Fungus attacking city's Monterey pines

San Franciscans are being asked to watch the trees in their backyards for signs of the Pine Pitch Canker, a regional fungal disease that is attacking treasured Monterey pines in The City.

The Department of Public Works is asking residents to inspect their trees for browning branch tips that appear to be dead.

DPW has issued permits for removal of 36 pine trees from private property in the last two years.  Crews have also removed 68 trees from DPW-maintained medians, mostly along Sunset Boulevard and along Brotherhood Way.

“It’s pretty widespread, but a lot of people might not realize it’s not necessarily a death sentence,” said Carla Short, urban forester with the DPW. “Many can recover.”

Although it’s impossible to prevent Pine Pitch Canker, residents can take precaution to keep it from spreading, Short said. The best way to do that is prune your trees during the raining winter months, she said.

If you are unsure, always consult an arborist. There is no reason to remove a tree that isn’t dead, Short said.

Pine trees are among San Francisco’s most mature trees. It is estimated that of the 108,000 street trees in The City, only 1 percent are mature trees. Mature trees provide increased environmental and aesthetic benefits, such as stormwater diversion, pollution absorption, wildlife habitat and increased property values, according to DPW.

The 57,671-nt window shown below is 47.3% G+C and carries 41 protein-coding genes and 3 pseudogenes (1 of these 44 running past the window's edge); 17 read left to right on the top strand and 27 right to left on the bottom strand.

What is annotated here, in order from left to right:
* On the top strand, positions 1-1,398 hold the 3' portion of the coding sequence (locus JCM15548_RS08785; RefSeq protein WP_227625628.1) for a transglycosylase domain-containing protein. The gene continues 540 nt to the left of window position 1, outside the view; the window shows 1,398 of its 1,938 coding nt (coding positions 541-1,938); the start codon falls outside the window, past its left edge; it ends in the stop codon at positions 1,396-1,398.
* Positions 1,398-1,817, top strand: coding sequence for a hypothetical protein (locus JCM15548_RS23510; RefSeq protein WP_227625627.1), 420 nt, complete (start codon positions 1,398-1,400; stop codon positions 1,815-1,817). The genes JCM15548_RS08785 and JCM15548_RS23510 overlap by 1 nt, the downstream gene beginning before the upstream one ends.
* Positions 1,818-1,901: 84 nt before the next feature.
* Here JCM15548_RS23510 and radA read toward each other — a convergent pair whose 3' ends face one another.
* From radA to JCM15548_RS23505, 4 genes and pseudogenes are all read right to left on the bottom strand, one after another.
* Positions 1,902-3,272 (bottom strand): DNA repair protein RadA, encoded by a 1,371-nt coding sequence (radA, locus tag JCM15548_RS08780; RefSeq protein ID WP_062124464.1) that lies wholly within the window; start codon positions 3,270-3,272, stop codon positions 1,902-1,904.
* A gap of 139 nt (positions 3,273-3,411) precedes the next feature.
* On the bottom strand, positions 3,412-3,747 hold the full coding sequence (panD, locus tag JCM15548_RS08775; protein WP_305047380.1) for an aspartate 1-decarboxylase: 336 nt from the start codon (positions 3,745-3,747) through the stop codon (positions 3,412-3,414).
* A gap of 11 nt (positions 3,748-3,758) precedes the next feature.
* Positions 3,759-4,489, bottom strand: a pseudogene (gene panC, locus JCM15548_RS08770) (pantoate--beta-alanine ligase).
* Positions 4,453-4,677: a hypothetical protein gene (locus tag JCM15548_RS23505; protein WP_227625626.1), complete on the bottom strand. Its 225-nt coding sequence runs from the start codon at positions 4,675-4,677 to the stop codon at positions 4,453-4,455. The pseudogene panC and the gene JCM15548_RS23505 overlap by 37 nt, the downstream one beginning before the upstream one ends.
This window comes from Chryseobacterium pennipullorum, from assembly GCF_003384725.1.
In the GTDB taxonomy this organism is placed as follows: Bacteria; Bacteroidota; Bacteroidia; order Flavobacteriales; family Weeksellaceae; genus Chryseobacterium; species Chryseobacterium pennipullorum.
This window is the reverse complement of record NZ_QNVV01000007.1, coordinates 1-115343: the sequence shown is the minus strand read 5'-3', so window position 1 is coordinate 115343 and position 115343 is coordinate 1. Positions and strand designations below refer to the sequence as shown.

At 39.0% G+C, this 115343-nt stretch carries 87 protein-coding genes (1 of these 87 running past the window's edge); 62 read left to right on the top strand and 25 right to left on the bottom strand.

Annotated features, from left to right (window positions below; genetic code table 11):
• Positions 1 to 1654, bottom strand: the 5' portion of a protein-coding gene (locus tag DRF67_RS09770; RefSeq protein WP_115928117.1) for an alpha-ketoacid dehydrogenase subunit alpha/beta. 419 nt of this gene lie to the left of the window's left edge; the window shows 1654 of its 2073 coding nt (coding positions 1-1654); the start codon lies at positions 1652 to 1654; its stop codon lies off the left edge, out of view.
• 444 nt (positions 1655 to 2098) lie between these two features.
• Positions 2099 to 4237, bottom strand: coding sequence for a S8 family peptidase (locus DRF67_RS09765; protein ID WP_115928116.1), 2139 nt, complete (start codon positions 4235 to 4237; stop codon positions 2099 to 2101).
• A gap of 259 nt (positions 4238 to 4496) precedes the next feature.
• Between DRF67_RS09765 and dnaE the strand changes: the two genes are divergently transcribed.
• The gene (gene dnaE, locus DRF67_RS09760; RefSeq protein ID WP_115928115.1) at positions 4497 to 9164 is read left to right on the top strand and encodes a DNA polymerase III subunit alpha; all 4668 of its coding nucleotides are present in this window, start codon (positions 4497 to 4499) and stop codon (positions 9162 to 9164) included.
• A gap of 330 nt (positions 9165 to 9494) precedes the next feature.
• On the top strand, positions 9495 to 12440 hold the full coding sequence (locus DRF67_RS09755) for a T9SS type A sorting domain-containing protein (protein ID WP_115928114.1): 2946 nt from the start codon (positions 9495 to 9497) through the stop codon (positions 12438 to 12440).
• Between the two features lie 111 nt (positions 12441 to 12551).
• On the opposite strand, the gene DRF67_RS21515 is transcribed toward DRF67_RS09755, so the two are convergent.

“Pines are our statuesque species so we hope to not lose them unnecessarily,” Short said.

 

esherbert@sfexaminer.com

Bay Area NewsGovernment & PoliticsLocalPolitics

If you find our journalism valuable and relevant, please consider joining our Examiner membership program.
Find out more at www.sfexaminer.com/join/

Just Posted

Video surfaces amid George Floyd death fallout showing SF police kneeling on man’s neck

Teen says he struggled to breathe during arrest: ‘I felt like I was going to die’

‘Extremely disturbing’: SF police chief condemns death of George Floyd

Bill Scott joins SFPOA, top cops nationwide in deeming incident a failure of policing

Haight Street group drops ties with prominent pro-Trump attorney

Amoeba, other merchants filed lawsuit seeking to block ‘Safe Sleeping’ site on Stanyan

CCSF board votes to close Fort Mason campus

College dropping lease on waterfront site to help close projected deficit

Planning Commission greenlights 1,100 unit Balboa Reservoir project

Development near CCSF expected to include 50 percent below-market rate units

Most Read